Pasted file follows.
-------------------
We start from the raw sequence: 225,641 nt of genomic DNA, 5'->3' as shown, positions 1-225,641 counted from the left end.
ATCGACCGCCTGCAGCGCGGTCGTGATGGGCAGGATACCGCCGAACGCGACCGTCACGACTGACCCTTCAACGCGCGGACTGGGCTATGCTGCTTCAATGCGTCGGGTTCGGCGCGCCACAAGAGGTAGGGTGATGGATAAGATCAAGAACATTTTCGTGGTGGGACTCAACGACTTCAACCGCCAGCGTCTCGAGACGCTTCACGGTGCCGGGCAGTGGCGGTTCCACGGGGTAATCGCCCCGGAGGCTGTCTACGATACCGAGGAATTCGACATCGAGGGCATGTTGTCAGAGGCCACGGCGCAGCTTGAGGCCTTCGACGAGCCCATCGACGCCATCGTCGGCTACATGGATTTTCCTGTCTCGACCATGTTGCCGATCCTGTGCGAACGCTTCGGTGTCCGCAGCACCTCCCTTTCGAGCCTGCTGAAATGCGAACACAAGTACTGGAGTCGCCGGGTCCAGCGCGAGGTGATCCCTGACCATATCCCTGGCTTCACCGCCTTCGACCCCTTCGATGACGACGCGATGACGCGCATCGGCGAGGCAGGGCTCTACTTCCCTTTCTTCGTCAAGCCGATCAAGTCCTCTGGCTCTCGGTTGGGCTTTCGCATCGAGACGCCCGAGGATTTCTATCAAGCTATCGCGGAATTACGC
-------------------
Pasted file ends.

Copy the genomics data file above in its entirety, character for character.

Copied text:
We start from the raw sequence: 225,641 nt of genomic DNA, 5'->3' as shown, positions 1-225,641 counted from the left end.
ATCGACCGCCTGCAGCGCGGTCGTGATGGGCAGGATACCGCCGAACGCGACCGTCACGACTGACCCTTCAACGCGCGGACTGGGCTATGCTGCTTCAATGCGTCGGGTTCGGCGCGCCACAAGAGGTAGGGTGATGGATAAGATCAAGAACATTTTCGTGGTGGGACTCAACGACTTCAACCGCCAGCGTCTCGAGACGCTTCACGGTGCCGGGCAGTGGCGGTTCCACGGGGTAATCGCCCCGGAGGCTGTCTACGATACCGAGGAATTCGACATCGAGGGCATGTTGTCAGAGGCCACGGCGCAGCTTGAGGCCTTCGACGAGCCCATCGACGCCATCGTCGGCTACATGGATTTTCCTGTCTCGACCATGTTGCCGATCCTGTGCGAACGCTTCGGTGTCCGCAGCACCTCCCTTTCGAGCCTGCTGAAATGCGAACACAAGTACTGGAGTCGCCGGGTCCAGCGCGAGGTGATCCCTGACCATATCCCTGGCTTCACCGCCTTCGACCCCTTCGATGACGACGCGATGACGCGCATCGGCGAGGCAGGGCTCTACTTCCCTTTCTTCGTCAAGCCGATCAAGTCCTCTGGCTCTCGGTTGGGCTTTCGCATCGAGACGCCCGAGGATTTCTATCAAGCTATCGCGGAATTACGC